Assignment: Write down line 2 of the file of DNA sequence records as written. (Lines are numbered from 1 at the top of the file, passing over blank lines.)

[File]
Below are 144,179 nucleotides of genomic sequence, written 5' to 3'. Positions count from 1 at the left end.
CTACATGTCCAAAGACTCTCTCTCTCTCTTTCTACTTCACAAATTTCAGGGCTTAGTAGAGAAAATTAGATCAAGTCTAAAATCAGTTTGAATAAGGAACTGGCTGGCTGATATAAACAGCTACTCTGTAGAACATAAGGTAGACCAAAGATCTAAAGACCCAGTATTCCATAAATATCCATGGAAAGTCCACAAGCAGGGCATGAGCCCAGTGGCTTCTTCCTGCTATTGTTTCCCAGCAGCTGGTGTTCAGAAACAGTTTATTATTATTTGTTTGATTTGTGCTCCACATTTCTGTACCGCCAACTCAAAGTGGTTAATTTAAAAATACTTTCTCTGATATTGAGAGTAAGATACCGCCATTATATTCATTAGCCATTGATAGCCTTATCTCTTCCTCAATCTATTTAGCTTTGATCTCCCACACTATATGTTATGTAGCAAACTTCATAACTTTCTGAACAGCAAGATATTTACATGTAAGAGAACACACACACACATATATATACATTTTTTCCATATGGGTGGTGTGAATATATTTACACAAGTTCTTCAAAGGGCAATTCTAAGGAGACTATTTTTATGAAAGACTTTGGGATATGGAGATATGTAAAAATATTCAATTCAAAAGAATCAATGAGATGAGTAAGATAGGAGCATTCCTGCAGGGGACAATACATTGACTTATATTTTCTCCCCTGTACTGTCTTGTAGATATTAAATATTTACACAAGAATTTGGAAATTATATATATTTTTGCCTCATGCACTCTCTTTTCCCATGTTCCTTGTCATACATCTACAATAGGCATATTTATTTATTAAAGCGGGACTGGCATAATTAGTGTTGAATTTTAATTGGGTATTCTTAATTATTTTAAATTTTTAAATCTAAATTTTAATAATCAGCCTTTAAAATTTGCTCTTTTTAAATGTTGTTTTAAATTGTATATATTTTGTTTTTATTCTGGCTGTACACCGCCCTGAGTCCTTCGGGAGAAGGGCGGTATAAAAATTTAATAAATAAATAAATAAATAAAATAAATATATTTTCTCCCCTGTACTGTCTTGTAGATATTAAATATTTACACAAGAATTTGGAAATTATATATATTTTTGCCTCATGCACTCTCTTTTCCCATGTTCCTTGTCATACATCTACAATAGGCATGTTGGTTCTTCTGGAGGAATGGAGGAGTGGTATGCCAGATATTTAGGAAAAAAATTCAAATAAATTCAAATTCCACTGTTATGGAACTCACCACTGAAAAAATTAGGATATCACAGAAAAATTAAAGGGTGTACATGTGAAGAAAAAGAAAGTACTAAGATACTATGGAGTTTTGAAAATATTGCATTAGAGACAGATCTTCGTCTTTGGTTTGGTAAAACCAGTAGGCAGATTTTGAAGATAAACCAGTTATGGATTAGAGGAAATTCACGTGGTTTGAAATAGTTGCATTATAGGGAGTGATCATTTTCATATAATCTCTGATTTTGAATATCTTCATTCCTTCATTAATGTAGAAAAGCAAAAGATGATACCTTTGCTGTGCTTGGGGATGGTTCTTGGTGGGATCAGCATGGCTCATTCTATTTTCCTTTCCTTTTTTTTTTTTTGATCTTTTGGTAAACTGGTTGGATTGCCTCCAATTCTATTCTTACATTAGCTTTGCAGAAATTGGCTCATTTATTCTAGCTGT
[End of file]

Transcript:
CTACATGTCCAAAGACTCTCTCTCTCTCTTTCTACTTCACAAATTTCAGGGCTTAGTAGAGAAAATTAGATCAAGTCTAAAATCAGTTTGAATAAGGAACTGGCTGGCTGATATAAACAGCTACTCTGTAGAACATAAGGTAGACCAAAGATCTAAAGACCCAGTATTCCATAAATATCCATGGAAAGTCCACAAGCAGGGCATGAGCCCAGTGGCTTCTTCCTGCTATTGTTTCCCAGCAGCTGGTGTTCAGAAACAGTTTATTATTATTTGTTTGATTTGTGCTCCACATTTCTGTACCGCCAACTCAAAGTGGTTAATTTAAAAATACTTTCTCTGATATTGAGAGTAAGATACCGCCATTATATTCATTAGCCATTGATAGCCTTATCTCTTCCTCAATCTATTTAGCTTTGATCTCCCACACTATATGTTATGTAGCAAACTTCATAACTTTCTGAACAGCAAGATATTTACATGTAAGAGAACACACACACACATATATATACATTTTTTCCATATGGGTGGTGTGAATATATTTACACAAGTTCTTCAAAGGGCAATTCTAAGGAGACTATTTTTATGAAAGACTTTGGGATATGGAGATATGTAAAAATATTCAATTCAAAAGAATCAATGAGATGAGTAAGATAGGAGCATTCCTGCAGGGGACAATACATTGACTTATATTTTCTCCCCTGTACTGTCTTGTAGATATTAAATATTTACACAAGAATTTGGAAATTATATATATTTTTGCCTCATGCACTCTCTTTTCCCATGTTCCTTGTCATACATCTACAATAGGCATATTTATTTATTAAAGCGGGACTGGCATAATTAGTGTTGAATTTTAATTGGGTATTCTTAATTATTTTAAATTTTTAAATCTAAATTTTAATAATCAGCCTTTAAAATTTGCTCTTTTTAAATGTTGTTTTAAATTGTATATATTTTGTTTTTATTCTGGCTGTACACCGCCCTGAGTCCTTCGGGAGAAGGGCGGTATAAAAATTTAATAAATAAATAAATAAATAAAATAAATATATTTTCTCCCCTGTACTGTCTTGTAGATATTAAATATTTACACAAGAATTTGGAAATTATATATATTTTTGCCTCATGCACTCTCTTTTCCCATGTTCCTTGTCATACATCTACAATAGGCATGTTGGTTCTTCTGGAGGAATGGAGGAGTGGTATGCCAGATATTTAGGAAAAAAATTCAAATAAATTCAAATTCCACTGTTATGGAACTCACCACTGAAAAAATTAGGATATCACAGAAAAATTAAAGGGTGTACATGTGAAGAAAAAGAAAGTACTAAGATACTATGGAGTTTTGAAAATATTGCATTAGAGACAGATCTTCGTCTTTGGTTTGGTAAAACCAGTAGGCAGATTTTGAAGATAAACCAGTTATGGATTAGAGGAAATTCACGTGGTTTGAAATAGTTGCATTATAGGGAGTGATCATTTTCATATAATCTCTGATTTTGAATATCTTCATTCCTTCATTAATGTAGAAAAGCAAAAGATGATACCTTTGCTGTGCTTGGGGATGGTTCTTGGTGGGATCAGCATGGCTCATTCTATTTTCCTTTCCTTTTTTTTTTTTTGATCTTTTGGTAAACTGGTTGGATTGCCTCCAATTCTATTCTTACATTAGCTTTGCAGAAATTGGCTCATTTATTCTAGCTGT